Going bust, going home

We yammer on a lot about reform here in the UAE: how all sorts of things, from land sale registration to corporate boards, need to be brought up to international snuff. It's comparatively rare, though, that we get to attach a human face like Simon Ford's to what are for the most part purely abstract issues.

That's why today's story in The National about Mr Ford's internet business, Blue Banana, is so poignant. A number of government officials and economists have in the past month or so urged for more robust laws covering businesses that go bust, partly to prevent against the kind of situation Mr Ford now finds himself in.

I'll spare you all the legal details here (you can read about them in the story), but the situation is basically this: the UAE has laws covering bankruptcies, but they remain largely untested by the UAE's court system. When they run into trouble, companies tend to make settlements out of court, both because of the uncertainty surrounding how courts might treat them and the length of time it might take to process a case, as well as the attendant costs. It takes 3.5 years for a business to close in the Middle East, according to a recent World Bank report, compared to 1.7 years in the developed world. If you want more background on this, check out this story I wrote earlier this month.

In a letter to friends and former business partners, Mr Ford put partial blame for his sudden departure from the country on this underdeveloped insolvency system. "I am not running away from debt," he wrote. "I am purely protecting those dearest to me and getting out of a country which, due to the lack of structured bankruptcy laws and a banking system which has zero flexibility on loan repayments, drives people to make horrible decisions."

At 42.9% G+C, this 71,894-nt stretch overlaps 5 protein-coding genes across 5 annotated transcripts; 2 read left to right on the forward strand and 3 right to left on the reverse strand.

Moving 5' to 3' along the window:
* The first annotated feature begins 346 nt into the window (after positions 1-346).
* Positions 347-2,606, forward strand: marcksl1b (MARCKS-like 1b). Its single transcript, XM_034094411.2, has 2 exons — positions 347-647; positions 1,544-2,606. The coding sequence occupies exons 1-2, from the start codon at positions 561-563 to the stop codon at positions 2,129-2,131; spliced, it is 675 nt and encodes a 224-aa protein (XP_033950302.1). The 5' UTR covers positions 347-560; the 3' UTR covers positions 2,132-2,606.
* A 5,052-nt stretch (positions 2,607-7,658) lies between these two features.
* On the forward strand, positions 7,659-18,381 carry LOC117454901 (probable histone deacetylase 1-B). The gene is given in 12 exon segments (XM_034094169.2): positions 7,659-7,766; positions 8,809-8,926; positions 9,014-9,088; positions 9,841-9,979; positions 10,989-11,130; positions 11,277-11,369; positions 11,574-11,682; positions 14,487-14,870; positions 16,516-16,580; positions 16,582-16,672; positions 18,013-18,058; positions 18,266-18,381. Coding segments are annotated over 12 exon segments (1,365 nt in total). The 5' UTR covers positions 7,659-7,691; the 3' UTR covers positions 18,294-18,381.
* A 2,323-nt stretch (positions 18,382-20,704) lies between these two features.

Mr Ford isn't alone here, and it's not only the owners of struggling businesses who are taking a hit. Employees of those troubled firms have also been left in the lurch. Take the story of Gary Bell, whom I wrote about in my original story on insolvency this month. Mr Bell hasn't been paid for about six months, and the company he came to the UAE to work for is in some serious financial straits. The company's owner has repeatedly told Mr Bell that he, along with other employees, would be paid, but as weeks stretched into months, no money was forthcoming. He has since filed in court to retrieve what he's owed.

I asked Mr Bell what he thought about Mr Ford's situation because I thought it sounded like they were dealing with some of the same issues: both companies found themselves unable to pay suppliers (and in Mr Bell's case, employees), and neither went to the courts for a resolution. Here's what he had to say:

"I think he is in the same situation as our [managing director], where they got in debt too deep, they tried to keep the dream alive and started to gamble with other people's money on the hope that something would turn up that would save the company," he wrote in an e-mail. "... I have sympathy for Simon and and it's good to see that Simon will try and do the decent thing but at the end of the day, no-one asked him to start a business, run it the way he did or continue when he knew there were financial problems... not his suppliers, financial institutions or staff who will be the ones presumably bearing the cost for the decisions made by Simon."

"It's a bit of a mess in Dubai and a lot of innocent people have been caught in the crossfire," he added. "I only hope lessons have been learned by all parties."


Name: SmartCrowd
Started: 2018
Founder: Siddiq Farid and Musfique Ahmed
Based: Dubai
Sector: FinTech / PropTech
Initial investment: $650,000
Current number of staff: 35
Investment stage: Series A
Investors: Various institutional investors and notable angel investors (500 MENA, Shurooq, Mada, Seedstar, Tricap)

In Full Flight: A Story of Africa and Atonement
John Heminway, Knopff

The past winners

2009 - Sebastian Vettel (Red Bull)

2010 - Sebastian Vettel (Red Bull)

2011 - Lewis Hamilton (McLaren)